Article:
12 June, 3:00 pm - 5:00 pm
Tickets are priced on a pay-what-you-can basis, with a suggested donation of £10. Proceeds go on to help the Museum at this difficult time. All registrants will receive their joining link in a separate email. All registrants will automatically receive access to the livestream as well as the recording, available for 1 month. If you’re having trouble booking, please click here to book directly from our ticketing platform.
This event brings together four psychoanalysts – a Belgian living in London, an Argentinian living in Philadelphia, a Texan in Dallas, and an Irish at home in Dublin – to discuss love, hate and ambivalence.
Dany Nobus will speak on love… His presentation, entitled In the Beginning was Love, takes him back to the 6th of December in 1906, when Freud famously conceded to Jung that the psychoanalytic treatment “is effected by love”. This assertion, which Freud repeated almost verbatim at a meeting of the Psychological Wednesday Society in January of the following year, has generally been interpreted as an unequivocal index of how psychoanalysis cannot proceed in the absence of transference. However, in this succinct contribution, Dany recalibrates it from the perspective of Freud’s 1923 essay ‘Negation’. As such, he will argue that a subjective act of love, as ‘radical affirmation’, is not only the necessary pre-condition for all subsequent negative judgements, and thus for hate and ambivalence, but also the essential prerequisite for the emergence of the three fundamental metaphysical dimensions that structure human existence: ethics (good vs. bad), aesthetics (beauty vs. ugliness) and epistemology (truth vs. falsehood). If the psychoanalytic treatment is effected by love, Dany says, it is because love symbolizes the heart of the human condition.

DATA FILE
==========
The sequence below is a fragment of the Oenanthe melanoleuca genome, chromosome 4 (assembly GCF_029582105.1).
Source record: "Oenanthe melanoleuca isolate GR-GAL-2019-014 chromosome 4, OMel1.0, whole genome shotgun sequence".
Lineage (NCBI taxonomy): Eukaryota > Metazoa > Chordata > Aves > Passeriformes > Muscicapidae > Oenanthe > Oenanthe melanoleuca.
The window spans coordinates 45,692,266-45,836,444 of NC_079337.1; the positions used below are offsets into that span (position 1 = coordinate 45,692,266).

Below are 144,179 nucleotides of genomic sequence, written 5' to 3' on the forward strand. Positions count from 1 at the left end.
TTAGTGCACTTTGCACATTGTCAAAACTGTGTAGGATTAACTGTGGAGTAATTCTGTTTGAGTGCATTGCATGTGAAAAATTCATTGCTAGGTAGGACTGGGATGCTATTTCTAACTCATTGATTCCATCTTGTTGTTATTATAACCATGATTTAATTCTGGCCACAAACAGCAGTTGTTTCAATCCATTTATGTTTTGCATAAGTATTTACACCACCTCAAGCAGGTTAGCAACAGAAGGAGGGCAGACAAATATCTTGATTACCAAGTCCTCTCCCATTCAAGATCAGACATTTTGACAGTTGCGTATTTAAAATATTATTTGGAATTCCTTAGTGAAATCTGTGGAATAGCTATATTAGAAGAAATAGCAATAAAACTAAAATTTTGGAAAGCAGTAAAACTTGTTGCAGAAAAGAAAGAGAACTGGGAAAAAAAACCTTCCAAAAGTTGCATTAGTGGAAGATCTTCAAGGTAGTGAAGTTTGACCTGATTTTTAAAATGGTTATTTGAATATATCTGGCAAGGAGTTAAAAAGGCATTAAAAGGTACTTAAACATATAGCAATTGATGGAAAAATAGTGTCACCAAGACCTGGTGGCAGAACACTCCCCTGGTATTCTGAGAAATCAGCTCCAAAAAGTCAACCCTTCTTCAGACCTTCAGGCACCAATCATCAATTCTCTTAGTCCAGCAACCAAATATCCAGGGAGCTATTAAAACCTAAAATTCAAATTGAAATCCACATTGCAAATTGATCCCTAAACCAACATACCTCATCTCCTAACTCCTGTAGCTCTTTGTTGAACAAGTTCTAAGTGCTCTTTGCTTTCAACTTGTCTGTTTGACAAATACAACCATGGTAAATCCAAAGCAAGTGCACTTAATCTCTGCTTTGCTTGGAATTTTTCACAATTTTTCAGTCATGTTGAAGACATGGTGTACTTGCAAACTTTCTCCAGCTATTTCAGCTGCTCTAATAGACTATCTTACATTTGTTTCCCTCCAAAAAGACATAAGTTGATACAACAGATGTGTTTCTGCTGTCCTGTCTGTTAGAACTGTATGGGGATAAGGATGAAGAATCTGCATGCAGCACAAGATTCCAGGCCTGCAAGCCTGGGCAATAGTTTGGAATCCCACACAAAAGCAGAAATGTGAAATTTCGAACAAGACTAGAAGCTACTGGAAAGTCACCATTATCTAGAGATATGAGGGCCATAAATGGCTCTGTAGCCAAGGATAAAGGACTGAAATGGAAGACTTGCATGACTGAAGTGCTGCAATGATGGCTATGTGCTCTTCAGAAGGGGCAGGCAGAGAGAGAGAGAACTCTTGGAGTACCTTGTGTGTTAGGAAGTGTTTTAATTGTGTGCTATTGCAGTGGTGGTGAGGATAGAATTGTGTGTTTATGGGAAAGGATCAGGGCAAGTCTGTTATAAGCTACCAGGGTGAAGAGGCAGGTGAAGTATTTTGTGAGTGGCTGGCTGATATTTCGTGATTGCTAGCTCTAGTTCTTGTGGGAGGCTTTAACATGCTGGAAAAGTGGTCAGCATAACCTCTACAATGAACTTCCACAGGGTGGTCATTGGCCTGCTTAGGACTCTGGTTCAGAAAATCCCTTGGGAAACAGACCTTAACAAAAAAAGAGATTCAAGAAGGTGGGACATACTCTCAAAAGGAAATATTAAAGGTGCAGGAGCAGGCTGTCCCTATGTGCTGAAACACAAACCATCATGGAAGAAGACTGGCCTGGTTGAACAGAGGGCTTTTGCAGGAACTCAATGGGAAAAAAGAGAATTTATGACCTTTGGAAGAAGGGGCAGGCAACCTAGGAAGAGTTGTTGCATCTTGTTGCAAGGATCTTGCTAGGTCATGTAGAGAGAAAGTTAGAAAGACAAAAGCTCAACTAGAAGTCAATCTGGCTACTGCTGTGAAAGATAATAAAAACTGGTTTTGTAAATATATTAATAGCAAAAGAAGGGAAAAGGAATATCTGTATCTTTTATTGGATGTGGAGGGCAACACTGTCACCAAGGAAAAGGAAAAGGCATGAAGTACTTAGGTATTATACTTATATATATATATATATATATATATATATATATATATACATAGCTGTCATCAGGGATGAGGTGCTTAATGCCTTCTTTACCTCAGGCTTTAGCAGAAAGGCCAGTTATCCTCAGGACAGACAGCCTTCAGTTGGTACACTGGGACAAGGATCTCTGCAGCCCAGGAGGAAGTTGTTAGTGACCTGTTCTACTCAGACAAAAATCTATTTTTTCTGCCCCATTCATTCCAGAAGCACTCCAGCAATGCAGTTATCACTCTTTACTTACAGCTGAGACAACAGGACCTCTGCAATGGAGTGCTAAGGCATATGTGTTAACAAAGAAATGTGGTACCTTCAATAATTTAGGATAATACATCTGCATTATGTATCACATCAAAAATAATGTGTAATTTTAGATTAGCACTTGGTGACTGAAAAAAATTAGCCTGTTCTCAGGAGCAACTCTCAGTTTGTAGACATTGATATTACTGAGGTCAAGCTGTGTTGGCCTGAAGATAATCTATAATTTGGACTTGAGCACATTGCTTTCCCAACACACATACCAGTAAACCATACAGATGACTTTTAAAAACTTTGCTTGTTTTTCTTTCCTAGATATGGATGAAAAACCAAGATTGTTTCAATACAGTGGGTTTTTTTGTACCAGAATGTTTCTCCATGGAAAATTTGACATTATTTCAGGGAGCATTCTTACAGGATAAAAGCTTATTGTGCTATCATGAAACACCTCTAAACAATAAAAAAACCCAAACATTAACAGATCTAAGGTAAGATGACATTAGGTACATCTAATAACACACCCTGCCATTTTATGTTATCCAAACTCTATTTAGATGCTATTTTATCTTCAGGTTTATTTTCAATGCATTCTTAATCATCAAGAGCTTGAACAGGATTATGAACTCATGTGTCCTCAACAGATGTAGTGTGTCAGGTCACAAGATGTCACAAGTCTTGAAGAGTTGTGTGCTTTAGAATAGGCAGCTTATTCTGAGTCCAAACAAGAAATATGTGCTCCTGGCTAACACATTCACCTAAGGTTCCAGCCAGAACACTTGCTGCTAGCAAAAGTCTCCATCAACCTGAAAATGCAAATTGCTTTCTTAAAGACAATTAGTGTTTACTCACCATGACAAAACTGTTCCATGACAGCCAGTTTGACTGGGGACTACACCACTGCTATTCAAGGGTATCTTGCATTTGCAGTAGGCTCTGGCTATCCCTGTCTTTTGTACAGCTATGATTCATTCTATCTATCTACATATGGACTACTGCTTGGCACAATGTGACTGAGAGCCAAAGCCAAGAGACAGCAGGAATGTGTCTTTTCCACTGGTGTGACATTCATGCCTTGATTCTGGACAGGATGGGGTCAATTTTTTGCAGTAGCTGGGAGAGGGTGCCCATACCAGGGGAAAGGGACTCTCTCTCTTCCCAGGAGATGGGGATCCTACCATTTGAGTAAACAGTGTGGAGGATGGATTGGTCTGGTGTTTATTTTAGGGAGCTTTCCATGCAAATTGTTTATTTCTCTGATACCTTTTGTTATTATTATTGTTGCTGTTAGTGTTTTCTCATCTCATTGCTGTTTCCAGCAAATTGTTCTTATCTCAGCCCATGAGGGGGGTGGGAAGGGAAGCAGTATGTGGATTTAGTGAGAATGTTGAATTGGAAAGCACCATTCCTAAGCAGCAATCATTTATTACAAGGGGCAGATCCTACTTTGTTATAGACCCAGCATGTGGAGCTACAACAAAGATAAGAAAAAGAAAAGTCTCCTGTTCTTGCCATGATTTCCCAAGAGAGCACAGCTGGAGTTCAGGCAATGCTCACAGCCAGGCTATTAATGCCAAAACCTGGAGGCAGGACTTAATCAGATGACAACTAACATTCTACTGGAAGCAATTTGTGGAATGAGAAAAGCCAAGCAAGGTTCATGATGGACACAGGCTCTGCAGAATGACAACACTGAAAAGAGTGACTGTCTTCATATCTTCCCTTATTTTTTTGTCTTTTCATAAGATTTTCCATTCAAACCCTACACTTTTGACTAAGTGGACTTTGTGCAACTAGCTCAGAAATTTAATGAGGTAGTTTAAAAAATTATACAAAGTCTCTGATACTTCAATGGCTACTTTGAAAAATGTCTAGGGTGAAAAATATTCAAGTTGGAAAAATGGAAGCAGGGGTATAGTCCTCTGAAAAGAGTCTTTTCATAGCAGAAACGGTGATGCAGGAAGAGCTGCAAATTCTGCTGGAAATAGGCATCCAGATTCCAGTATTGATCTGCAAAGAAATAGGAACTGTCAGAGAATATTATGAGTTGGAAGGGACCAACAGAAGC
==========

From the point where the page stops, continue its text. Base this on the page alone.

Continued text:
Patricia Gherovici will speak on hate… In her presentation, Je t’aime, moi non plus, or Hate older than Love, Patricia begins by emphasising how Freud’s maintenance that early in life there is no distinction between love and hate thus moves away from the claim that hatred originates from love and sexual drives. Freud argues that hate comes into being alongside the constitution of the ego; it expresses the ego’s self-preservation instincts, the will to power, and the urge for mastery. It could be said that in psychoanalysis hatred is not an affect to be ignored, especially in transference. While transference has often been theorized on the axis of love, Donald Winnicott gets straight to the point in a well-known text entitled “Hate in Countertransference” (1949). If Freud points out that hatred is a separation strategy that demarcates a boundary between an inside and an outside that ensures the permanence of both, Winnicott suggests that an analyzed hatred allows the other to survive the aggression it generates—to exist as such. Hatred is the precursor of a separation that gives security to the connection. Winnicott and Freud agree on this point: hatred is at the origin of thought, without hatred there is no separation, and without separation there is no construction of the body and the psyche. Can hate not only destroy the Other but make it exist? Lacan characterized our age as a civilization of hatred. Patricia asks what would this “civilization” of hatred consist of?